Yeah. That's the ticket.

Especially in contrast to the scrupulously non-partisan spokesman for the Cons' attempts at organization.

On political violence

So let's get this straight: in the course of the last day:
- Con MP Dean Del Mastro has not only thrown around the word "traitor" repeatedly, but attempted to defend doing so even when called out on it; and
- at least some Con MPs have explicitly approved of vandalism against their political opponents.

And all this without a word of disagreement or concern from anybody else within the Cons.

Now, I've been suspicious for awhile as to the Cons' message that they'll do "anything legal" to cling to power, which based on their tendency for spin could easily be taken to allow for the encouragement of illegal acts by party supporters as long as the caucus itself stays in the grey area between merely hinting and outright inciting crime. (Of course, they've already incorporated seemingly criminal acts in their effort with a "let the courts decide" attitude.)

But we would seem now to have a perfect test case. If anybody who stated their agreement with the firebombing of Nathan Cullen's sign isn't booted out of the Cons' caucus immediately, then we can confirm that the Cons have no qualms about encouraging criminal activity from their own supporters. And that should only create all the more urgency in getting the Harper-created crisis dealt with immediately, rather than allowing it to fester.

(Edit: fixed wording.)

Wednesday, December 03, 2008

So that's what it was for

Garth Turner points out what looks to be the real reason for Harper's demand for TV time:
Thirty-one minutes after a speech in which the prime minister had used the word “separatists” more often than the word “economy”, people in Halton on the Con list started getting urgent phone calls from Ottawa asking for $500 donations, “to save Canada from the coalition.”
That's right: having nothing at all new to say, Stephen Harper just hijacked Canada's airwaves for a Conservative Party fund-raising drive. So I guess I was half right about trying to grab what he can while he's still clinging to power.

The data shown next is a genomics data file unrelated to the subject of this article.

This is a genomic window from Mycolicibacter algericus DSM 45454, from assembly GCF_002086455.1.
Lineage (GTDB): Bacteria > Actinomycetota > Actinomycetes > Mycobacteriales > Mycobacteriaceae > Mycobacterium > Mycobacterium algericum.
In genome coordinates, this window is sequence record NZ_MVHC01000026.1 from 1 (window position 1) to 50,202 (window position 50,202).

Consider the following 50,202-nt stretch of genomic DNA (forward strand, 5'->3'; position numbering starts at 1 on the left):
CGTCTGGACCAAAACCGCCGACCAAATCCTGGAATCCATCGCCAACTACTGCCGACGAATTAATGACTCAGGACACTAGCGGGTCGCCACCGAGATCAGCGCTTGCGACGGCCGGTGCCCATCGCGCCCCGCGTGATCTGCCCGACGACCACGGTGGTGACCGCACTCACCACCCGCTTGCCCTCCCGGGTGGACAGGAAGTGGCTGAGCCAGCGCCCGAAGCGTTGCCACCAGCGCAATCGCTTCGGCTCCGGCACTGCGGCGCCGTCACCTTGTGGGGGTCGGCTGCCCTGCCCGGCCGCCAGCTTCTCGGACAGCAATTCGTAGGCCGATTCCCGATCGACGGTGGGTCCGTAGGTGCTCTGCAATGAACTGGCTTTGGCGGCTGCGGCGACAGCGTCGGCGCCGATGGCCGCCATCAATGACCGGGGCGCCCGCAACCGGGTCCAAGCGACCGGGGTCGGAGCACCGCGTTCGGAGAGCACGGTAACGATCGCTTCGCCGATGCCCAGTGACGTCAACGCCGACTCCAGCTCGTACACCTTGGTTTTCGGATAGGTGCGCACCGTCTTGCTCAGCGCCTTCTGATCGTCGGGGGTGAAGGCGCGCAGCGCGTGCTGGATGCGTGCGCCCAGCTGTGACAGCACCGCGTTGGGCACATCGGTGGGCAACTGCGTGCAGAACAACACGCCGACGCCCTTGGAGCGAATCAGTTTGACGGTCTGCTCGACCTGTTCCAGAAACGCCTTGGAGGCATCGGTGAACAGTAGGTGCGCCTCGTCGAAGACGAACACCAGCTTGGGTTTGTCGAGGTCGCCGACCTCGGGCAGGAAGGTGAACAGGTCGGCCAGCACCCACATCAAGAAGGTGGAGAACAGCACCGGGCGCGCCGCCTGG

Well said

I'll second what NDP Outsider has to say.

Deep thought

I can only assume that Stephen Harper's request for broadcast TV time was a ruse to distract the country for 10 minutes while his party grabs/burns/insults everything it can on the way out of office.

On ballot questions

As a corollary to my post this morning, I'd like to see the coalition's messaging largely move past citing past Harper quotes about his willingness to form a coalition as anything but a riposte in question period. But John Geddes has tracked down one more recent Harper quote which cuts to the heart of the Cons' already-feeble argument attacking the legitimacy of a coalition:
About one week before the Oct. 14 vote, a change of tone took hold in Harper’s campaign rhetoric. Stéphane Dion’s campaign, after being written off by many early on, was showing signs of life in the stretch run. On the hustings in British Columbia, Harper suddenly seemed to sense danger, and he turned up the rhetorical intensity a few notches.

At a new conference in Victoria on Oct. 8, he caught reporters off guard by presenting the hypothesis that Stéphane Dion might actually become prime minister, but not necessarily in the usual way. “If you get Prime Minister Dion either directly or by the opposition parties helping him take power,” Harper said, “…interest rates are going to be going up.”

Leaving that interest rates warning aside, clearly Harper was thinking about something like the scenario we now face.
While Geddes analyzes the quote more in the context of Harper's strategic blunder, I'd think it's a point very much worth repeating as to what was voted on this fall. During the election campaign, Harper did in fact raise the concept of a coalition as a reason to vote for his party rather than any of the coalition members. And obviously enough voters rejected that argument to make a coalition possible today - meaning that Harper's question of whether the public would give him a majority to avoid a coalition led by Dion has been asked and answered by the actual composition of the House of Commons.